Nested PCR Amplification and Sequencing of Diverse Reptile Reoviruses
American Association of Zoo Veterinarians Conference 2006
James F.X. Wellehan1, DVM, MS, DACZM; April J. Johnson1, DVM; Rachel E. Marschang3, DrMedVet; John F. Roberts2, DVM; Mary Lynne Vickers4, PhD; April Childress1; Elliott R. Jacobson1, MS, DVM, PhD, DACZM
1Zoological Medicine Service, Department of Small Animal Clinical Sciences, and 2Department of Veterinary Pathology, College of Veterinary Medicine, University of Florida, Gainesville, FL, USA; 3Institut für Umwelt- und Tierhygiene, Hohenheim University, Stuttgart, Germany; 4Livestock Disease Diagnostic Center, University of Kentucky, Lexington, KY, USA
Reoviruses have been shown to cause fatal pneumonia and subacute tracheitis in reptiles.1 Diagnosis is challenging, as there are no inclusions, and histologic lesions resemble paramyxoviral disease. Serologic diagnosis has been limited to virus neutralization, which is labor intensive and may not cross-react between strains.2 As reptile reoviruses do not hemagglutinate, hemagglutination inhibition is not an option. RNA-dependent RNA polymerase sequences from mammalian orthoreoviruses and piscine aquareoviruses were aligned. Degenerate primers were designed targeting conserved regions. These primers were used in a nested PCR to amplify sequences from 11 reovirus isolates from snake and chelonian species. Nucleotide sequencing of the PCR products showed that the reoviral sequences from these reptiles were novel and represented seven distinct strains. Comparative sequence analysis shows that these viruses are probable members of the genus Orthoreovirus. These primers may be of use for obtaining initial sequence data from novel reoviruses. Further understanding and identification of reoviral types and species will provide useful diagnostic, prognostic, and epidemiologic information for the clinician.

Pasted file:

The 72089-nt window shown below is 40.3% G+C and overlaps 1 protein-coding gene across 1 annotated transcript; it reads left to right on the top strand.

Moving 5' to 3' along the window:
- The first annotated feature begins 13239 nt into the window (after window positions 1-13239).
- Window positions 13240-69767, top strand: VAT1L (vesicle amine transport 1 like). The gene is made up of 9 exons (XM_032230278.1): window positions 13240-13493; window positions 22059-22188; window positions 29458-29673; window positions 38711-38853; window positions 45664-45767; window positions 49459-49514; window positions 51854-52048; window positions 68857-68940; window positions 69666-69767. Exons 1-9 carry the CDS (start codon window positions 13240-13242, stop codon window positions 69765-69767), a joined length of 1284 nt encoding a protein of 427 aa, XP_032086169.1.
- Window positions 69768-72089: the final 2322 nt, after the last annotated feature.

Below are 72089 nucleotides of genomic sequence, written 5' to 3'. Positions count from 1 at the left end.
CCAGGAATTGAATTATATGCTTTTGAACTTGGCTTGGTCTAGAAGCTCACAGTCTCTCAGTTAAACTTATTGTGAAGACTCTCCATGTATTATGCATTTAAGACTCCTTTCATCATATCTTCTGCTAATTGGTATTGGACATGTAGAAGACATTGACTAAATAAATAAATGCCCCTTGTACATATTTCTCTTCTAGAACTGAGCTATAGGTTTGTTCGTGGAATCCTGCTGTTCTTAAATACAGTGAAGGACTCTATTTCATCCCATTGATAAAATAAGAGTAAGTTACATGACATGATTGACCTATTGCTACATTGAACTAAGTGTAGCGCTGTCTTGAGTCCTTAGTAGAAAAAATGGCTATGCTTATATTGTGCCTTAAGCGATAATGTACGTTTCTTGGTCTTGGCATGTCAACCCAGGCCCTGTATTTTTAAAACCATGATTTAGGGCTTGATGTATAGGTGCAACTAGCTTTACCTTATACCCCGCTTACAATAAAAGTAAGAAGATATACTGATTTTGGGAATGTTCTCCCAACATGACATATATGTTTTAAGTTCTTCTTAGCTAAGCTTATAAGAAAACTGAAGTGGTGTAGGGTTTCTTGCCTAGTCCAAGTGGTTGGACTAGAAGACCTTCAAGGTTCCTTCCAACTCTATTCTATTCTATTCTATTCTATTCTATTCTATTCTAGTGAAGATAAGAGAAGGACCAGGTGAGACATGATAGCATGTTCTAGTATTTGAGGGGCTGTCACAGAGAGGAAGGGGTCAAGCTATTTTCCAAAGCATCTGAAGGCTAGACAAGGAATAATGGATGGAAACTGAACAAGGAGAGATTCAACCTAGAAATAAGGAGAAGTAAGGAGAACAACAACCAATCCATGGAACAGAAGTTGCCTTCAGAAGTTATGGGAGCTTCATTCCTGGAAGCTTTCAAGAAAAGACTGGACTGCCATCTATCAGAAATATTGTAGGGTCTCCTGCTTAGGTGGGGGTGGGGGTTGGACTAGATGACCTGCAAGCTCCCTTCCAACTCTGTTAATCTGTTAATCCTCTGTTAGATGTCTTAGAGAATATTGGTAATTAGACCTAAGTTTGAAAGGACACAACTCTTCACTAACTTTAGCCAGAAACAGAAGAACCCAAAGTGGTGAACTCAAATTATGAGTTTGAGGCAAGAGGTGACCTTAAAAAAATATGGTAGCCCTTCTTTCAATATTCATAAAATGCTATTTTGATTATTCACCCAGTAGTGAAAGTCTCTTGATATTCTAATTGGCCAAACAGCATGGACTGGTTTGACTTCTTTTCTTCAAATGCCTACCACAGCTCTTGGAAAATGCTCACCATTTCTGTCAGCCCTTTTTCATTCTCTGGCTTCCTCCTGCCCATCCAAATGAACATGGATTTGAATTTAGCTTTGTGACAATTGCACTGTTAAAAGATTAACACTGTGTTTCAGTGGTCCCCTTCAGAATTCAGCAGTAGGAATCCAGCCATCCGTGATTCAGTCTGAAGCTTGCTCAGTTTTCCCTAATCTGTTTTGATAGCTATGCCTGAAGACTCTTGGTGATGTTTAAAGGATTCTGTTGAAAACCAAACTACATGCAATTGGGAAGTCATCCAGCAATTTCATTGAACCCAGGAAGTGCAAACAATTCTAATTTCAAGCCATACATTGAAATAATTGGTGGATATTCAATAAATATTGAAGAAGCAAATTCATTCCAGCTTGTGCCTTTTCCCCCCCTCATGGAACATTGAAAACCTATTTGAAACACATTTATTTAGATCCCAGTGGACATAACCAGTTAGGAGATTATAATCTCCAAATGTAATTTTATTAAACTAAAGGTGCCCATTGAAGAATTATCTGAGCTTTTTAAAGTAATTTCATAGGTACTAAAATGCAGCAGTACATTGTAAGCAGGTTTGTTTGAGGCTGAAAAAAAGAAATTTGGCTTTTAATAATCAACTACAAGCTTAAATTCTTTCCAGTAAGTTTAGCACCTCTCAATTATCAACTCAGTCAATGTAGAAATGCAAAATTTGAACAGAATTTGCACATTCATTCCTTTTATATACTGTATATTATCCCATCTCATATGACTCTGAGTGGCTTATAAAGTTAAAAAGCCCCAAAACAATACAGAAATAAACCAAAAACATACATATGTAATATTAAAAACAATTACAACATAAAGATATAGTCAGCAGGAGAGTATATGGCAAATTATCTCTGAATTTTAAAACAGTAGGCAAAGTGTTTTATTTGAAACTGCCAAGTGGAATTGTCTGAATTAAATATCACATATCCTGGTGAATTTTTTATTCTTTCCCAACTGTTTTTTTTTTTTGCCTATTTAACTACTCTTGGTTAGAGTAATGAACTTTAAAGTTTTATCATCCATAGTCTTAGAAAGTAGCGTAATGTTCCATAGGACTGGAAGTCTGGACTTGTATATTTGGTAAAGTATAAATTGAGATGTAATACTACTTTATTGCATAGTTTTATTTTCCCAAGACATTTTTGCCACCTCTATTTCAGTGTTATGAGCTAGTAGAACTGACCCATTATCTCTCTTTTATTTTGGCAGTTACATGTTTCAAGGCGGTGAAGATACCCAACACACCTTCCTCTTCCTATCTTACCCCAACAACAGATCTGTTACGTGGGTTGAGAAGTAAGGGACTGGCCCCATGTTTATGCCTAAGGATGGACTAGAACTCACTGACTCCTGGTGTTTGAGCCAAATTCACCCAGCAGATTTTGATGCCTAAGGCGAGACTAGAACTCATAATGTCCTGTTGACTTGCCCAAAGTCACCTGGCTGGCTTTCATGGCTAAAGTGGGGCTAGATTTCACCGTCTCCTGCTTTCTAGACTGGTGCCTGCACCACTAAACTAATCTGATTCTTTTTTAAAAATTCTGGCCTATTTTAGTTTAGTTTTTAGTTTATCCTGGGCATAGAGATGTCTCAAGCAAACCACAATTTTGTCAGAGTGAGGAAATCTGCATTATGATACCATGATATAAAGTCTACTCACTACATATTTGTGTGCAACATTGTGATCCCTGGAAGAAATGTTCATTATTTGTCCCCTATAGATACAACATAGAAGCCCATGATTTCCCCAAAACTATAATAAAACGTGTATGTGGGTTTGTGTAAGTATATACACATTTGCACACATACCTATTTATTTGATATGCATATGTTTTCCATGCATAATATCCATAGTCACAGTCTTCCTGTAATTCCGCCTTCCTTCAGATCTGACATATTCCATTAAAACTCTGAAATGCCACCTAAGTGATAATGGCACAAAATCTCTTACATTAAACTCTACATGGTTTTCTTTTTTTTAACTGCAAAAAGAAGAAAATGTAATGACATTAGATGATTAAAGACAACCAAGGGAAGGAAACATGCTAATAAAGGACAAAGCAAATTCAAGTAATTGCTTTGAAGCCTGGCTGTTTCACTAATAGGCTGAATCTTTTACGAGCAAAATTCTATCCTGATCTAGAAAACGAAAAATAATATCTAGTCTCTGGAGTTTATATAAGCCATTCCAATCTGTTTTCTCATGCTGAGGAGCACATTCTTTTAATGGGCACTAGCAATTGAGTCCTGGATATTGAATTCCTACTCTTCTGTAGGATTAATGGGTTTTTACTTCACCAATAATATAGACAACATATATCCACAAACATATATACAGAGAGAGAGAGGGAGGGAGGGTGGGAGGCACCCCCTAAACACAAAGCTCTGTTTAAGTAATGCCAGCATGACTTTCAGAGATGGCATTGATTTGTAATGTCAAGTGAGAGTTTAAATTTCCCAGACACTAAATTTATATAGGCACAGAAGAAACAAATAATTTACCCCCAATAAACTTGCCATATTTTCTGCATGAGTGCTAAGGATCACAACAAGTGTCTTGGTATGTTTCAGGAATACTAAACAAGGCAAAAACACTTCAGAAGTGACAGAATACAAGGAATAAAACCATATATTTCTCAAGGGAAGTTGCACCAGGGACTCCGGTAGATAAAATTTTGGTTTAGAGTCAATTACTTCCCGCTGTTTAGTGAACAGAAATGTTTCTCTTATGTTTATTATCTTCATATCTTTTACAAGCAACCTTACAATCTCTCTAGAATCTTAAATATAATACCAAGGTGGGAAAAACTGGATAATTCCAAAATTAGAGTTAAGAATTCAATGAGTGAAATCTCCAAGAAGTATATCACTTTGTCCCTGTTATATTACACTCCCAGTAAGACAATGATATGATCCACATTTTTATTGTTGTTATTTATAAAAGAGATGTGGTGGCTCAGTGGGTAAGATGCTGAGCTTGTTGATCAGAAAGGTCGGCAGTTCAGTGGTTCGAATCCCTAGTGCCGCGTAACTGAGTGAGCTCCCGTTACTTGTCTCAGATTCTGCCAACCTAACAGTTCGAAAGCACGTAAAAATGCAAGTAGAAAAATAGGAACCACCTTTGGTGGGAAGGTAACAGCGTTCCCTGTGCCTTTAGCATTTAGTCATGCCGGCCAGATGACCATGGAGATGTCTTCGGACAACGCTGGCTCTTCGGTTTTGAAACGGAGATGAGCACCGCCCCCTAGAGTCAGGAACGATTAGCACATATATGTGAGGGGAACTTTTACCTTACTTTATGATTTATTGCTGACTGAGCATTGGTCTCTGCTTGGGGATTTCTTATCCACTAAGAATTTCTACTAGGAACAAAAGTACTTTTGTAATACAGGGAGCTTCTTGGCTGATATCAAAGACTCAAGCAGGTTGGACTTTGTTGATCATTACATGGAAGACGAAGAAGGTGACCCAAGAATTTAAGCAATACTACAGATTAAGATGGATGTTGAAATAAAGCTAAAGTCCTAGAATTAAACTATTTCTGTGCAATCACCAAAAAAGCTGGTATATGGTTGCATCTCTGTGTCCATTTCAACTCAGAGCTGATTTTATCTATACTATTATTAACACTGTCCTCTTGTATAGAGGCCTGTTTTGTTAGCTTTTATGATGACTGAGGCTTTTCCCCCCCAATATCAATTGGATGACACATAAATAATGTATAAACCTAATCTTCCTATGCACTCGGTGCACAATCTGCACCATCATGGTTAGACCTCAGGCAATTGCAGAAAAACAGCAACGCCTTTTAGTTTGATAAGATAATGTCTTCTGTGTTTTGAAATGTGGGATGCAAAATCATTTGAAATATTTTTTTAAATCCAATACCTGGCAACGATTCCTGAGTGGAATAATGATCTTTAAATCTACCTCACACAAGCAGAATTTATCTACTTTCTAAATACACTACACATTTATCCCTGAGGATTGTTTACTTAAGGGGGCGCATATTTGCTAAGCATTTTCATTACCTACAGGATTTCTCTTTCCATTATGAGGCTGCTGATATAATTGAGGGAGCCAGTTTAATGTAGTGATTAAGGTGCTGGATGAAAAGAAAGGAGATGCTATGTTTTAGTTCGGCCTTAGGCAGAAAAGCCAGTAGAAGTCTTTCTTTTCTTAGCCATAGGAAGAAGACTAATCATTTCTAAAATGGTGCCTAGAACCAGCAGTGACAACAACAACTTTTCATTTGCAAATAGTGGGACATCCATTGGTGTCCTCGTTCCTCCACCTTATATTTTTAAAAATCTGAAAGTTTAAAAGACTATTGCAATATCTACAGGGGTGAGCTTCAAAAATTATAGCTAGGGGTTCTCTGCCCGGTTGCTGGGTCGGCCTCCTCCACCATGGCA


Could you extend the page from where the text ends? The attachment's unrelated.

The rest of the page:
1. Lamirande, E.W., D.K. Nichols, J.W. Owens, J.M. Gaskin, and E.R. Jacobson. 1999. Isolation and experimental transmission of a reovirus pathogenic in ratsnakes (Elaphe species). Virus Res. 63:135–141.
2. Marschang, R.E., S. Donahoe, R. Manvell, and J. Lemos-Espinal. 2002. Paramyxovirus and reovirus infections in wild-caught Mexican lizards (Xenosaurus and Abronia spp.). J. Zoo Wildl. Med. 33:317–321.